Digging Deeper Beyond Itch

illustration by Graham Roumieu

Digging Deeper Beyond Itch

Scientists identify an immune cell receptor that may be at the root of some drug allergies.

Xinzhong Dong has been scratching an itch for the past 14 years. Like a case of hives that won’t go away, the Mrg family of proteins has been nagging at Dong ever since he discovered the receptors on sensory neurons in 2001. He’s been consumed with trying to figure out what the proteins do. And it’s no easy task – there are 31 different versions of the receptor in mice and 8 in humans. So far, the HHMI early career scientist has learned that some of the receptors sense itch and others sense pain. His lab team’s most recent discovery is somewhat of an anomaly: they’ve found an Mrg receptor on immune cells that plays a role in drug allergies.

Allergic reactions occur when immunoglobulin E (IgE) antibodies perceive a threat to the body – often an otherwise harmless substance like cat dander or pollen. The IgE antibodies bind to these substances and dock onto specific receptors on mast cells. These immune cells are packed with granules of histamine and other proinflammatory molecules that lead to the hives, irritation, or pain associated with allergies. When triggered by IgE antibodies, mast cells release their payload, producing an allergic reaction.

Watch as a venom antigen triggers histamine release in a mast cell.

Though mast cells are typically activated by an allergy-specific IgE antibody, they can also be activated by a wide range of other unrelated things, explains Benjamin McNeil, a postdoc in Dong’s lab at Johns Hopkins University. “People who display severe allergic reactions to environmental chemicals, FDA-approved drugs, and parasites, for example, often don’t have any IgE antibodies against these things,” he says. “Their reactions are mast cell-mediated, but via a different pathway.” The majority of compounds that trigger such antibody-independent reactions are collectively known as “basic secretagogues,” because of their positive, or basic, charge and their ability to cause mast cells to secrete their granules.

When McNeil joined the lab, in 2011, he picked what he thought was a fairly simple project: figure out the function of a human Mrg receptor called MRGX2. “It was supposed to be a straightforward project,” McNeil says. “I was a neuroscientist and wanted to study sensory biology. We thought that MRGX2 was on neurons, too, so this was a way for me to learn the techniques in the lab while characterizing the receptor.” But, as is often the case in scientific research, it wasn’t that simple. The very first thing McNeil discovered was that MRGX2 is not expressed in neurons.

In 2006, a group of Japanese scientists published a paper suggesting that MRGX2 might be involved in non-IgE mast cell responses. Following up on this lead, McNeil discovered that ample amounts of the protein were expressed in human and mouse mast cells. In fact, he says, “It’s the most mast cell-specific gene in the entire genome. The only way to really define a mast cell is by this.” In other words, if a cell expresses the MRGX2 gene, it’s definitely a mast cell.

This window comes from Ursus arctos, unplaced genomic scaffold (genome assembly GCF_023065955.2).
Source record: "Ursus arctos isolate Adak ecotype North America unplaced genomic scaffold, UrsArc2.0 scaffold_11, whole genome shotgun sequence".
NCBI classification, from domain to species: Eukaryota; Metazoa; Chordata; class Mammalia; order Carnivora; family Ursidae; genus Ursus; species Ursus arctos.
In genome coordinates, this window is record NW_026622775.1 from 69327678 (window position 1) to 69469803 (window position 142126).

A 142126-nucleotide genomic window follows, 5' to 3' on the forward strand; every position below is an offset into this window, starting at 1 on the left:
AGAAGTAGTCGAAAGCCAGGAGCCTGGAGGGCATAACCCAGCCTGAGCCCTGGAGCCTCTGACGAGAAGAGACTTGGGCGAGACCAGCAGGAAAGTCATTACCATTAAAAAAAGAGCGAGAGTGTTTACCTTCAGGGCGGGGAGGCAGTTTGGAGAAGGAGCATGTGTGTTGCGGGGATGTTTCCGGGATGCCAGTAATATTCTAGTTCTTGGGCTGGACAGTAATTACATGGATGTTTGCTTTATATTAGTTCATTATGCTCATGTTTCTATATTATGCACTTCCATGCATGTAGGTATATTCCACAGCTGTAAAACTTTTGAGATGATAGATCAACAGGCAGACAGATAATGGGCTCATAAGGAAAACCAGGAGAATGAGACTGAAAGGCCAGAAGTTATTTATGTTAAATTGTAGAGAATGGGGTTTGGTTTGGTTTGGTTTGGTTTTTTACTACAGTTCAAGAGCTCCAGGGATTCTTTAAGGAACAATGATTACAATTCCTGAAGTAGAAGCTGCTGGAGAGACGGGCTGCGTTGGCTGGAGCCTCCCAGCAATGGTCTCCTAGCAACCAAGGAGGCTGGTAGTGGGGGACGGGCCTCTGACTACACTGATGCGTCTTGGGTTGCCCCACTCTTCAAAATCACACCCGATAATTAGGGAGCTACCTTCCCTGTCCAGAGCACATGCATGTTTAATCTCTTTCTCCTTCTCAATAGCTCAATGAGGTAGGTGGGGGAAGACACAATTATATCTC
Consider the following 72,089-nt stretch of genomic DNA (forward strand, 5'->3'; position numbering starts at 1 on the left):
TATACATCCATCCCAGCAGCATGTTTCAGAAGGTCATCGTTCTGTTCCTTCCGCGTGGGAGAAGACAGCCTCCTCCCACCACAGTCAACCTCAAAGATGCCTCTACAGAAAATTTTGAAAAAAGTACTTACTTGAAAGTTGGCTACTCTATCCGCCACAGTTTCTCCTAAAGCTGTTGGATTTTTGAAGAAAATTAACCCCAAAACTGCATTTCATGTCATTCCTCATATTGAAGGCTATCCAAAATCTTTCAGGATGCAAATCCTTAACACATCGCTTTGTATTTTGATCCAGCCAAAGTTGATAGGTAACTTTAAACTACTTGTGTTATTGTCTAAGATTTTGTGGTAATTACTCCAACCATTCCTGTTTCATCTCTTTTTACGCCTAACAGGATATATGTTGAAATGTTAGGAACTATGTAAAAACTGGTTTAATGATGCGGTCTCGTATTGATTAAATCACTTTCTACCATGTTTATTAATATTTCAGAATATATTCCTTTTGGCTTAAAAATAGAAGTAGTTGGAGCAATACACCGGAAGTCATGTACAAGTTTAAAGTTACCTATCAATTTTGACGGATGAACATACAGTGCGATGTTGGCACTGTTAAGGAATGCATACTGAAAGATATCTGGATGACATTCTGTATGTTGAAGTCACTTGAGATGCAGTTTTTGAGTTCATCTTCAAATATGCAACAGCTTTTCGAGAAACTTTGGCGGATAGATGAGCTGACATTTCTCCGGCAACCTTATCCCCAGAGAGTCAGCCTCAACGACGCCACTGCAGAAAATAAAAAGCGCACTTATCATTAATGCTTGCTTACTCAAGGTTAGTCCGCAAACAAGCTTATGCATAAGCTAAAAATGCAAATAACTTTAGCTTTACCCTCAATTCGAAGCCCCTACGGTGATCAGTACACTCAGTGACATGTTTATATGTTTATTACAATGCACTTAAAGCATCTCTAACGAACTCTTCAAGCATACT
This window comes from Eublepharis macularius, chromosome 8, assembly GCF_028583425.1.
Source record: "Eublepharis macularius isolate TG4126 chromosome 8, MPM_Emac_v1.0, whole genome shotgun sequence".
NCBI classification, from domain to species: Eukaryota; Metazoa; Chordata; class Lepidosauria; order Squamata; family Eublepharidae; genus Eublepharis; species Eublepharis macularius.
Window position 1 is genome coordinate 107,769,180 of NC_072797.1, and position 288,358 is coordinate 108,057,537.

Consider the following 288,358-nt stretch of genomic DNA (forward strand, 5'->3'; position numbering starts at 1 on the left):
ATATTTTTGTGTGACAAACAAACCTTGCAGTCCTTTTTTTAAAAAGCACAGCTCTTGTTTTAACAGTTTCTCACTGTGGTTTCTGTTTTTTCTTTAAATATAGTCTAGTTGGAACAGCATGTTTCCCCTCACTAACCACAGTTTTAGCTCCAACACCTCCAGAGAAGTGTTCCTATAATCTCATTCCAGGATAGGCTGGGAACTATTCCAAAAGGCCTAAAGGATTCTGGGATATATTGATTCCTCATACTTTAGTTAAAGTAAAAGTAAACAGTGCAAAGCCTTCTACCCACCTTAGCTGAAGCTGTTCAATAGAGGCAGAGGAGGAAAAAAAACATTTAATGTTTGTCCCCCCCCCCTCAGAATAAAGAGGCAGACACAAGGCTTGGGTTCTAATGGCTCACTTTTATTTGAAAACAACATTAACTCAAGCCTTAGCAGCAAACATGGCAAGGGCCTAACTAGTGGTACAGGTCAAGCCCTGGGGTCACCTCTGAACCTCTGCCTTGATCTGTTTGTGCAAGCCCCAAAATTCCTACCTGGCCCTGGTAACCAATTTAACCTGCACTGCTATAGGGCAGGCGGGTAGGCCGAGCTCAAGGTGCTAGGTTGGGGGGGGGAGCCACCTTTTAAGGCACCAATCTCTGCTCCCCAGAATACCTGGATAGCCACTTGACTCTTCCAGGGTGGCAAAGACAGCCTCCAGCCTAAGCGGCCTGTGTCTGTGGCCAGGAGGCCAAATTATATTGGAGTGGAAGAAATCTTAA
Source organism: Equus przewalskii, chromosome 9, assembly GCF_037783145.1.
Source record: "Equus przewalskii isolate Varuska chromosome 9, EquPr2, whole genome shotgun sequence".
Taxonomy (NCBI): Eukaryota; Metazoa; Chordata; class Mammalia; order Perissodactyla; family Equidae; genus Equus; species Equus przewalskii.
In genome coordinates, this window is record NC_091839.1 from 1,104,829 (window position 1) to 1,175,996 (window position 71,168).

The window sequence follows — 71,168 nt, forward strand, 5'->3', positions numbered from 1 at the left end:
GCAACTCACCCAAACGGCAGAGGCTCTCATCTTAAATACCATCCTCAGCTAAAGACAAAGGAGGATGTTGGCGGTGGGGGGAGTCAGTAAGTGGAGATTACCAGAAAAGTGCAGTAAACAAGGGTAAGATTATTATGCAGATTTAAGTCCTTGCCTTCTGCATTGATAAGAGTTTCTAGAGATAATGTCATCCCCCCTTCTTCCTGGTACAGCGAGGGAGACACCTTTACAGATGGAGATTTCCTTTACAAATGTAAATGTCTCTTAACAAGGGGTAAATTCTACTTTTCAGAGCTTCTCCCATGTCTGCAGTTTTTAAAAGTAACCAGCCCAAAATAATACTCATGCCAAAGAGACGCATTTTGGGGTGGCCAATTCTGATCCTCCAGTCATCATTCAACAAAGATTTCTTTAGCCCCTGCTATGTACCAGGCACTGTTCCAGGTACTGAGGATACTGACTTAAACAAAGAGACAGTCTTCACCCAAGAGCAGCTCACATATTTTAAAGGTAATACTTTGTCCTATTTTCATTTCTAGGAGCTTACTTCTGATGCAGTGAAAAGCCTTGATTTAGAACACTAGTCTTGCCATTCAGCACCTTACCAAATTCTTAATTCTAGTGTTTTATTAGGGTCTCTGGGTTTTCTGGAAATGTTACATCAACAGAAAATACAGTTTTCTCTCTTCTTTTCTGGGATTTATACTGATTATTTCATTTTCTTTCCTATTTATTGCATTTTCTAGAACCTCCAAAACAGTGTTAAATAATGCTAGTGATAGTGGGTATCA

It’s really remarkable that there’s just one single receptor for all of these substances.

Benjamin McNeil

The next step was confirming the receptor’s function. After McNeil discovered that a similar Mrg protein – Mrgb2 – exists on mouse mast cells, he created mice that didn’t express the gene to test the protein’s affinity for different compounds. Chemicals that triggered the receptor would cause an allergic reaction in normal mice but not in the knockout mice. McNeil went on to test every basic secretagogue he could get his hands on. Strikingly, everything he tried seemed to activate the receptor. “After that, I realized, ‘Okay, this is a really bizarre receptor,’ and started expanding the list of candidates,” he recalls.

In the end, the list of compounds that activated the Mrg mouse analog receptor was huge. It included insect venoms, cancer and HIV medications, neuromuscular-blocking drugs commonly used for anesthesia during surgery, and several molecules in a class of antibiotics called fluoroquinolones. All of the compounds had two characteristics in common – they were small and positively charged. “They are otherwise completely unrelated, structurally speaking,” McNeil says. “They can differ by a factor of ten in their size and have totally different compositions. It’s really remarkable that there’s just one single receptor for all of these substances.”

The study, published in Nature on March 12, 2015, has opened the floodgates for dozens of new experiments and collaborations in the Dong laboratory. McNeil is screening other suspected allergy-causing compounds for binding to MRGX2. Dong has started working with scientists at GlaxoSmithKline to find small molecules that can block MRGX2 but still allow IgE-mediated activity in mast cells. He’s also developing a drug-binding assay for MRGX2 that will allow pharmaceutical companies to test whether their new compounds elicit allergic reactions.

And there’s also more work to be done on other Mrg family members. “We still have many other genes to study,” says Dong. “We don’t know exactly where they are located, where they’re expressed in tissues, and what their functions are.” Clearly, it’s an itch he’s not ready to stop scratching any time soon.